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E15 fuel approved by EPA for summer sales


The U.S. Environmental Protection Agency has allowed for E15 gas to be sold for the third summer in a row.

This particular type of gas has typically been banned for sale in the summer in an effort to limit ozone pollution.

But the EPA has waived regulation and allowed it to be sold during the summer in 2022, 2023, and nowagain for 2024.

This move was promoted and backed by multiple U.S. Senators including Ohio Sen. Sherrod Brown.

Brown, U.S. Sens. John Thune, Dick Durbin, Tammy Baldwin and more recently signed a letter to President Joe Biden urging this waiver. The senators encouraged the president to make the change, saying that approving sales in the summer would promote the environmental benefits of American biofuels and modern agriculture.

E15 fuel is a fuel that is blended with 15% ethanol and 85% gasoline. Brown said he does not see any negative outcomes from using E15 fuel.

However, ethanol can mean that drivers get a lower fuel economy, according to Consumer Reports. Car owners should check their manual to see if the fuel is right for their vehicle.

A recent study by University of Minnesota researchers also said the corn used to produce E15 comes from carbon-intensive farming practices.

Brown said based on the past two summers, he expects to see expanded markets for Ohio farmers and the promotion of American fuel independence. He also expects fuel costs for drivers across the country to be lowered.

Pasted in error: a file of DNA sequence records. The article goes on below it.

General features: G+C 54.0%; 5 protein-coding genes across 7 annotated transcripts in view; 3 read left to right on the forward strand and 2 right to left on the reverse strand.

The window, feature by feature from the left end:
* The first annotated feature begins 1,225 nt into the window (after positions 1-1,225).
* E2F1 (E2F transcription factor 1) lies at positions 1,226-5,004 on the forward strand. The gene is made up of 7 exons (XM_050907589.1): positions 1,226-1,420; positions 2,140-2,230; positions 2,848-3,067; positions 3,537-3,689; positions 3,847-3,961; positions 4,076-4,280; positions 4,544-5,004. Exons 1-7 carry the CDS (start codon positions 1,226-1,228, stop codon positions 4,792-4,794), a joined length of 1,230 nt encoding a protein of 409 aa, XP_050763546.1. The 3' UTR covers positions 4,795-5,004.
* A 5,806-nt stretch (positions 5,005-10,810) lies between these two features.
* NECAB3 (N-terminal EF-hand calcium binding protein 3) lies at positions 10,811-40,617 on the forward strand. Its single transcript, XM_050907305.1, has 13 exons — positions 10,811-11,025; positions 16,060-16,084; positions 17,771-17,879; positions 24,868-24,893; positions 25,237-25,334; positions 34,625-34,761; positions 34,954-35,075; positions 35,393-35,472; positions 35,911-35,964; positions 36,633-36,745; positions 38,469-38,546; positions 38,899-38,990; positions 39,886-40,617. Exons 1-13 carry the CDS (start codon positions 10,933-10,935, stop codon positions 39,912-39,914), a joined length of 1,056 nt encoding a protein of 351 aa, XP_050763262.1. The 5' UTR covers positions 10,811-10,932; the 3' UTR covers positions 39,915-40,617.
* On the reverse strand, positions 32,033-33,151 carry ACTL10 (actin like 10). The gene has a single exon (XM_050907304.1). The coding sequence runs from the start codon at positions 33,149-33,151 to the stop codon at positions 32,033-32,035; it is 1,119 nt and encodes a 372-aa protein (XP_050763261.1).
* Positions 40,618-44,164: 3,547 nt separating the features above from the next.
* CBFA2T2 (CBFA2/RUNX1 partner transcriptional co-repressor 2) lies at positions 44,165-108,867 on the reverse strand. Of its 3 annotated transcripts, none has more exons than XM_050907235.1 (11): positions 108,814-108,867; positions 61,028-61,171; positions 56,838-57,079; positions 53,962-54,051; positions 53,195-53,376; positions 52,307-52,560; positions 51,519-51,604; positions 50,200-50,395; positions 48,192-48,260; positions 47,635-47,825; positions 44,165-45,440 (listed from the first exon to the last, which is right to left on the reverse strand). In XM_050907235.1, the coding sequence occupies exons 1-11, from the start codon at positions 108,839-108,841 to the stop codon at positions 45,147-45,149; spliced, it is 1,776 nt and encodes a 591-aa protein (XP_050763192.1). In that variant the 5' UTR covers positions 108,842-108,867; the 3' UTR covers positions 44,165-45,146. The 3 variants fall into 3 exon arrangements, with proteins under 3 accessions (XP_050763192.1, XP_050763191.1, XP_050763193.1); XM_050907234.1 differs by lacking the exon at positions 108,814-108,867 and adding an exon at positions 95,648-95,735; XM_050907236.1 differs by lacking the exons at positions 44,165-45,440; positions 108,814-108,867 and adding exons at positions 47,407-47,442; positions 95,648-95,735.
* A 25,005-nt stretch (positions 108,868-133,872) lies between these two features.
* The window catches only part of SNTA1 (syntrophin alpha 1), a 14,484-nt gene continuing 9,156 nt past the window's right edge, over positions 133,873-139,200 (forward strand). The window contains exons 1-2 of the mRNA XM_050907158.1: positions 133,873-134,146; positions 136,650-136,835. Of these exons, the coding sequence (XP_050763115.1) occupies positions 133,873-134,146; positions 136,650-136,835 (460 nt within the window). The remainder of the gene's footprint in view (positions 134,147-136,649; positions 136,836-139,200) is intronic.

“This has a good track record. It works. And maybe someday it becomes permanent that you don't need to do the waiver each summer. But, for now, this is the best way to do it. And we're pleased with the outcome,” he said.

Brown said he hopes that this temporary approval will turn into year-long sales of the product.

“It will be less expensive fuel in the summertime for people. Second, that will mean expanding markets for Ohio farmers. And so it's a win-win situation and that's why we push the administration,” Brown said.

Shay Frank was born and raised in Dayton, Ohio. Before working at WYSO, Shay worked as the Arts Writer for the Blade Newspaper in Toledo, Ohio. In addition to working at the paper, she worked as a freelancer for WYSO for three years and served as the vice president of the Toledo News Guild. Now located back in the Dayton area, Shay is thrilled to be working with the team at WYSO and reporting for her hometown community.